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News // Sudan

“Free Sudan, new Sudan”: hundreds rally in support of Sudan

Protesters gathered in Hyde Park while other demonstrations took place in Brisbane and Melbourne

A photo of a protester hoisted on the shoulders of two others, holding a Sudanese flag and speaking into a megaphone Protesters at Hyde Park.

Hundreds gathered in Hyde Park on Saturday to rally in support of the Sudanese pro-democracy movement and to condemn the brutal wave of violence and repression inflicted by the Sudanese military over the course of June.

The rally attracted at least 200 people. Similar rallies were held in Brisbane and Melbourne.

Organiser Amalia Achrafi spoke to Honi about the event.

“The purpose of today’s rally was to raise awareness and advocate for the people who’re oppressed, degraded, dehumanised and subjected to the cruelties of today’s harsh world. It is not okay. We need to put an end to the bloodshed that has flooded our lands and our rivers.”

Chants throughout the rally included “Egypt, hands away, UAE, hands away”, a reference to the perceived interest of the two countries in repressing democratic change. Speakers also took the opportunity to condemn the inflammatory rhetorical treatment of Sudanese refugees in Australia by figures such as Home Affairs Minister Peter Dutton.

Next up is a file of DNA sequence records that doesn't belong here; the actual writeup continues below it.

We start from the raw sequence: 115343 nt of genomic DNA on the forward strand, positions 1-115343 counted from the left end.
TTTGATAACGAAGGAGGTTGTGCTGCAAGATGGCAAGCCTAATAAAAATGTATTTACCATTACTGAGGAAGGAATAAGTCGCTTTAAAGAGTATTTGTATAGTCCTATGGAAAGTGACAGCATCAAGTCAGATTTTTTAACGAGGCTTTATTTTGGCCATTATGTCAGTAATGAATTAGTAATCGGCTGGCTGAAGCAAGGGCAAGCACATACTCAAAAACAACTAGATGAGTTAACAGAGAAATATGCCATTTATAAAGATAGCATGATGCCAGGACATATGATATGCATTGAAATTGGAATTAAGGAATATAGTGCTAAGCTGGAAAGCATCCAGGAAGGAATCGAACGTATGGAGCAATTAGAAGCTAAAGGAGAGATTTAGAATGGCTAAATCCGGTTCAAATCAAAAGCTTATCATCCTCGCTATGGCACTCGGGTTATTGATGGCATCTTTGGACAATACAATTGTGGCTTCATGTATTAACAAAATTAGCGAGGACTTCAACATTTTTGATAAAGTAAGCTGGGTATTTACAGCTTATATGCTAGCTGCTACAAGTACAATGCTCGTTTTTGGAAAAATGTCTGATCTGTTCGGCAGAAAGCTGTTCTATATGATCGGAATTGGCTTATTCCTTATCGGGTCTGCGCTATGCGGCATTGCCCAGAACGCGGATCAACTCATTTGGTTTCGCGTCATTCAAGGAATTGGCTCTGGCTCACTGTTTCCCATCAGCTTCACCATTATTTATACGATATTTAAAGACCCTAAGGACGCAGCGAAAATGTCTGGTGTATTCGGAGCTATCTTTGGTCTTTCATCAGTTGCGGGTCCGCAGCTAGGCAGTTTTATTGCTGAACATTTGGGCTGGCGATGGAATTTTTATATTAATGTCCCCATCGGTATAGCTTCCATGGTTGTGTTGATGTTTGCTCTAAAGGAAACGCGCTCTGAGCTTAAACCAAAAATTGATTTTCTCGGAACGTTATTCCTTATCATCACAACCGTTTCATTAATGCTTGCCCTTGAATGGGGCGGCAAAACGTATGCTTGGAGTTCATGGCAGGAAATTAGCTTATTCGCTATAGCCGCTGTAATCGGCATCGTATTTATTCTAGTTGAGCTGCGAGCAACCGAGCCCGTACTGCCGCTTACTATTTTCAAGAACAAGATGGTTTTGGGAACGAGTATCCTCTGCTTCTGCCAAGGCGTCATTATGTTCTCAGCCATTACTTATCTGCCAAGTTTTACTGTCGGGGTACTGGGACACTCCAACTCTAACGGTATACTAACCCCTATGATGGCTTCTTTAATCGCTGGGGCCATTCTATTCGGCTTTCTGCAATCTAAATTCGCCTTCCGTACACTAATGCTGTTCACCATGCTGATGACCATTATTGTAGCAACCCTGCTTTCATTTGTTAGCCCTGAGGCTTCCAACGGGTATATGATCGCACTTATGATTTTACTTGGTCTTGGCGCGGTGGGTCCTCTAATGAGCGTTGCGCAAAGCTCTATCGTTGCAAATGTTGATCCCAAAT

Civil unrest began in Sudan December 2018 with protests against then President Omar al-Bashir and escalated until his ousting by the military in April this year. The military has retained control since, and on 3 June murdered at least 30 protesters in Khartoum.

One of those killed was Mohamed Hashim Mattar. Mattar’s favourite colour was blue, and in the weeks since the massacre, the colour has come to represent the movement. Many at the rally were dressed in blue, with some handing out blue scarves.

Sudan has been under an internet blackout for almost three weeks, hampering media coverage.

Many have criticised the international response to the crisis, suggesting not enough has been done to draw attention to the gravity of the situation. One sign at the rally read “Give Sudan the same energy y’all gave that empty building in Paris.”

“Institutional powers such as news outlets have provided very light coverage in regards to this issue,” Achrafi said.

“Through hashtagisim, we have been able to reach a larger scale audience to raise awareness about the injustices occurring in Sudan.”